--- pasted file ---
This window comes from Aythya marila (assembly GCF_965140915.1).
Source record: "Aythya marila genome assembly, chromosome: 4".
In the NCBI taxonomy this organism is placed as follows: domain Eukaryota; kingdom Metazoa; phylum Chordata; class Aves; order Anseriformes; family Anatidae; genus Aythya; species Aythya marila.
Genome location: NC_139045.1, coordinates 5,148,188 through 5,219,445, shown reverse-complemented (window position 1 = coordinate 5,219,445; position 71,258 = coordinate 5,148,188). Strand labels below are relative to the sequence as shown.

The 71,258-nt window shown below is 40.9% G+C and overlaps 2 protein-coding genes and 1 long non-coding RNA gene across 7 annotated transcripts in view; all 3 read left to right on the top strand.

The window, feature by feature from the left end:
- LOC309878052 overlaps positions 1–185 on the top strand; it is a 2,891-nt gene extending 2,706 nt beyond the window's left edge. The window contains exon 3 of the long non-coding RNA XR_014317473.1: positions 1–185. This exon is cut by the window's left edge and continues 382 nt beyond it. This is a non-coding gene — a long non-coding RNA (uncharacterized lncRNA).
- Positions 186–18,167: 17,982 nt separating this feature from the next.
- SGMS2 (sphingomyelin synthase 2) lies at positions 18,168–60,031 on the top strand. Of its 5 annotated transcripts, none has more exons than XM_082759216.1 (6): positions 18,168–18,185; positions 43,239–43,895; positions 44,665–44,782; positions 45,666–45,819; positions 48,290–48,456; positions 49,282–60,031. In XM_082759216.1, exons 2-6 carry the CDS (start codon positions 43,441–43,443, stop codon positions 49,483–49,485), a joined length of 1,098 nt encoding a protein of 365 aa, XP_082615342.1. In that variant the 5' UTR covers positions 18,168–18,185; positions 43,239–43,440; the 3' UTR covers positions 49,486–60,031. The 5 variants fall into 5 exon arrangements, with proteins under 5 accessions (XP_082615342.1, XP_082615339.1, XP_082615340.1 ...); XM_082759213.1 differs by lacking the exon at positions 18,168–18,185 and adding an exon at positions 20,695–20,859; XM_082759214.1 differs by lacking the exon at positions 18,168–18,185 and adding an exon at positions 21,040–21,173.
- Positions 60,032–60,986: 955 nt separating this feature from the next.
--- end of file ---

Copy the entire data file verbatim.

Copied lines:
This window comes from Aythya marila (assembly GCF_965140915.1).
Source record: "Aythya marila genome assembly, chromosome: 4".
In the NCBI taxonomy this organism is placed as follows: domain Eukaryota; kingdom Metazoa; phylum Chordata; class Aves; order Anseriformes; family Anatidae; genus Aythya; species Aythya marila.
Genome location: NC_139045.1, coordinates 5,148,188 through 5,219,445, shown reverse-complemented (window position 1 = coordinate 5,219,445; position 71,258 = coordinate 5,148,188). Strand labels below are relative to the sequence as shown.

The 71,258-nt window shown below is 40.9% G+C and overlaps 2 protein-coding genes and 1 long non-coding RNA gene across 7 annotated transcripts in view; all 3 read left to right on the top strand.

The window, feature by feature from the left end:
- LOC309878052 overlaps positions 1–185 on the top strand; it is a 2,891-nt gene extending 2,706 nt beyond the window's left edge. The window contains exon 3 of the long non-coding RNA XR_014317473.1: positions 1–185. This exon is cut by the window's left edge and continues 382 nt beyond it. This is a non-coding gene — a long non-coding RNA (uncharacterized lncRNA).
- Positions 186–18,167: 17,982 nt separating this feature from the next.
- SGMS2 (sphingomyelin synthase 2) lies at positions 18,168–60,031 on the top strand. Of its 5 annotated transcripts, none has more exons than XM_082759216.1 (6): positions 18,168–18,185; positions 43,239–43,895; positions 44,665–44,782; positions 45,666–45,819; positions 48,290–48,456; positions 49,282–60,031. In XM_082759216.1, exons 2-6 carry the CDS (start codon positions 43,441–43,443, stop codon positions 49,483–49,485), a joined length of 1,098 nt encoding a protein of 365 aa, XP_082615342.1. In that variant the 5' UTR covers positions 18,168–18,185; positions 43,239–43,440; the 3' UTR covers positions 49,486–60,031. The 5 variants fall into 5 exon arrangements, with proteins under 5 accessions (XP_082615342.1, XP_082615339.1, XP_082615340.1 ...); XM_082759213.1 differs by lacking the exon at positions 18,168–18,185 and adding an exon at positions 20,695–20,859; XM_082759214.1 differs by lacking the exon at positions 18,168–18,185 and adding an exon at positions 21,040–21,173.
- Positions 60,032–60,986: 955 nt separating this feature from the next.